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What is the best way to URL-encode a String with JSTL?

<c:url value="/user/${user.name}"/>

According to any documentation I find, this should take care of it. But it does not. It encodes parameters beautifully (<c:url value="/user/${user.name}"><c:param name="section" value="employment 4u so good"/></c:url>) but I'm not passing any parameters. How can I safely encode a simple URL, like above, without fear of what ${user.name} could be?

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5 Answers 5

up vote 38 down vote accepted

The <c:url> does not encode the URL as specified in its value, but just request parameters which are specified by a nested <c:param>. The IBM article which you linked also doesn't tell otherwise. I think that you confused it with "URL rewriting" (which is in essence nothing more than appending the jsessionid whenever necessary).

To achieve your requirement, best is to create a custom EL function which delegates to URLEncoder#encode().

<a href="/user/${util:urlEncode(user.name)}">view profile</a>

with

public static String urlEncode(String value) throws UnsupportedEncodingException {
    return URLEncoder.encode(value, "UTF-8");
}

In the 2nd part of this answer you can find a basic kickoff example how to declare and register custom EL functions.

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Thanks, Balus C. This is what I'm currently doing. I hoped there was something built in but if this is the best way then so be it. –  Josh Johnson Feb 21 '11 at 16:32
11  
Curiously enough URLEncoder.encode() is actually not the correct way to encode a URL. It is the correct way to encode a URL parameter. It changes spaces to + for example. The correct technique is new URI(null, url, null).toASCIIString(), which for example changes spaces to %20. –  EJP Aug 3 '11 at 0:40
1  
The question in your final link seems to have been deleted and is only viewable by 10k+ users. –  Brant Bobby Sep 11 '12 at 19:01
1  
@Brant: it's mirrored at balusc.blogspot.com/2010/01/hidden-features-of-jspservlet.html. There's another example in this answer: stackoverflow.com/questions/6395621/… –  BalusC Sep 11 '12 at 19:03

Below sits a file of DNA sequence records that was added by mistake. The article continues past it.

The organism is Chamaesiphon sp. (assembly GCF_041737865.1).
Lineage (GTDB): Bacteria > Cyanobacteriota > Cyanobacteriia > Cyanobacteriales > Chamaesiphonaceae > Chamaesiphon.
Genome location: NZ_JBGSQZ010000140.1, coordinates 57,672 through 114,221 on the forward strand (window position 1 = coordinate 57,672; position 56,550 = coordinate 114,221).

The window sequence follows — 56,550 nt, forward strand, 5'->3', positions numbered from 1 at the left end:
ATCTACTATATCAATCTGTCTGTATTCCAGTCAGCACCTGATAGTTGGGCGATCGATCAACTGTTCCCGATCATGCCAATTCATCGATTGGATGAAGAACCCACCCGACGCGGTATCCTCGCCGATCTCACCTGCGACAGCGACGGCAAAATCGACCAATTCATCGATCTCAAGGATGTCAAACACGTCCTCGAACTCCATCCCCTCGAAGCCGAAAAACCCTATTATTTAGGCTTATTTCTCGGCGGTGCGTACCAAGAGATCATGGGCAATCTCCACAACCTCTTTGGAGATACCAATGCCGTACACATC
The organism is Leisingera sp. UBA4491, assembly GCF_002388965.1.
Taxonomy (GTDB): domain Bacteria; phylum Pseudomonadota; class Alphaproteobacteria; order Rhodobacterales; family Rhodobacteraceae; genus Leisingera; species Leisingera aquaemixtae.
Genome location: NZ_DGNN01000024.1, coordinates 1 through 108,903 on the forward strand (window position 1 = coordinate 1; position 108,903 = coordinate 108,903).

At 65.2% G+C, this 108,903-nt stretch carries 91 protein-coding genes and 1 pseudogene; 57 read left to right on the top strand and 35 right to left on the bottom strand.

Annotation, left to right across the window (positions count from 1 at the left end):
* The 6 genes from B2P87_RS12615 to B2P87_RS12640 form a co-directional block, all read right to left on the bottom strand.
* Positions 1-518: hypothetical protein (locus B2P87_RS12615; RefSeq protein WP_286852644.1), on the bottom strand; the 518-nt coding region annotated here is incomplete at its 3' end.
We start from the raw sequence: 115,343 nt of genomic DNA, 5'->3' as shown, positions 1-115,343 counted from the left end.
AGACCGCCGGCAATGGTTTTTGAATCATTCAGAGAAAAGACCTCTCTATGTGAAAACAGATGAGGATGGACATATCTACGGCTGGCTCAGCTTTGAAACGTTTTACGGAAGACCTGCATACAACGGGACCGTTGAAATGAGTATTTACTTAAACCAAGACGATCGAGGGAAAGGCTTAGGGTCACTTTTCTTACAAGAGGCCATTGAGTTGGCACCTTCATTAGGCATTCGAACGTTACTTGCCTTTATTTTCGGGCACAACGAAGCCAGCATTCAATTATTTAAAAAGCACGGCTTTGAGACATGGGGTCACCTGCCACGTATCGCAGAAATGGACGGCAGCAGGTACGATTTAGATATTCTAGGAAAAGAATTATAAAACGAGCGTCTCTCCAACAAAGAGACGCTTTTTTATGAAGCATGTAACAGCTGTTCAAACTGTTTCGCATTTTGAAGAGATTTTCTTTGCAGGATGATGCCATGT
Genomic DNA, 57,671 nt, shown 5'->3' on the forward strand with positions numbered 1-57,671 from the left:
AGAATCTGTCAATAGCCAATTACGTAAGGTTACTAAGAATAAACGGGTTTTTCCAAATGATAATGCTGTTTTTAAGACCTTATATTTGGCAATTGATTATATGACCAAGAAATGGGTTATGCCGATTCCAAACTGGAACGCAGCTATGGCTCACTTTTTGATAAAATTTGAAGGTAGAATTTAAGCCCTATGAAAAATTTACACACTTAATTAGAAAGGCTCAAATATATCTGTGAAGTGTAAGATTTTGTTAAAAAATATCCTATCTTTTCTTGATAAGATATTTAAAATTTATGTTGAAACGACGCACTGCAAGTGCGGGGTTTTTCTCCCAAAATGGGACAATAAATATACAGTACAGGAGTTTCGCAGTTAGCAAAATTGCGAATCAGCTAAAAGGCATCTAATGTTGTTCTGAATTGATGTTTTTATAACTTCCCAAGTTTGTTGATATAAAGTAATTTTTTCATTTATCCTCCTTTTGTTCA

I'm sure you already knew this was an alternative solution, but I decided for my particular use the most elegant solution was to use a request attribute.

So in my servlet:

req.setAttribute("myUrl", URLEncoder.encode(myUrl, "UTF-8"));

and in my JSP:

"...${myUrl}"
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you could use the jakarta String TagLib, which has a encodeUrl tag: http://jakarta.apache.org/taglibs/doc/string-doc/string-1.1.0/index.html#encodeUrl

Follow these steps to configure your web application with this tag library:

  1. Copy the tag library descriptor file to the /WEB-INF subdirectory of your web application.
  2. Copy the tag library JAR file to the /WEB-INF/lib subdirectory of your web application.
  3. Add a element to your web application deployment descriptor in /WEB-INF/web.xml as said in the above link

To use the tags from this library in your JSP pages, add the following directive at the top of each page:

below is the example of usage in jsp:

<a href="str:decodeUrl>${URL}</str:decodeUrl)"/>
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10  
There's a big red warning box on top of all Jakarta taglib pages which says "2010-04-14 - Jakarta Taglibs has been retired." This isn't just for decoration. You shouldn't use it anymore. –  BalusC Sep 14 '12 at 19:43

The following blog post is extremely informative : http://blog.lunatech.com/2009/02/03/what-every-web-developer-must-know-about-url-encoding. While it does not cover the JSTL part of the equation, it explains both the intrinsic problems with escaping URLs, and the specific Java pitfalls.

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Keep it simple in this way:

<%= java.net.URLEncoder.encode(request.getAttribute("user.name").toString() , "UTF-8") %>
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Well, this is keeping it easy, not simple. –  Josh Johnson Jun 28 at 18:52
    
For me, copy paste in the place that I need it, is simple. Easy could be use less characters. –  Daniel De León Jun 29 at 19:49

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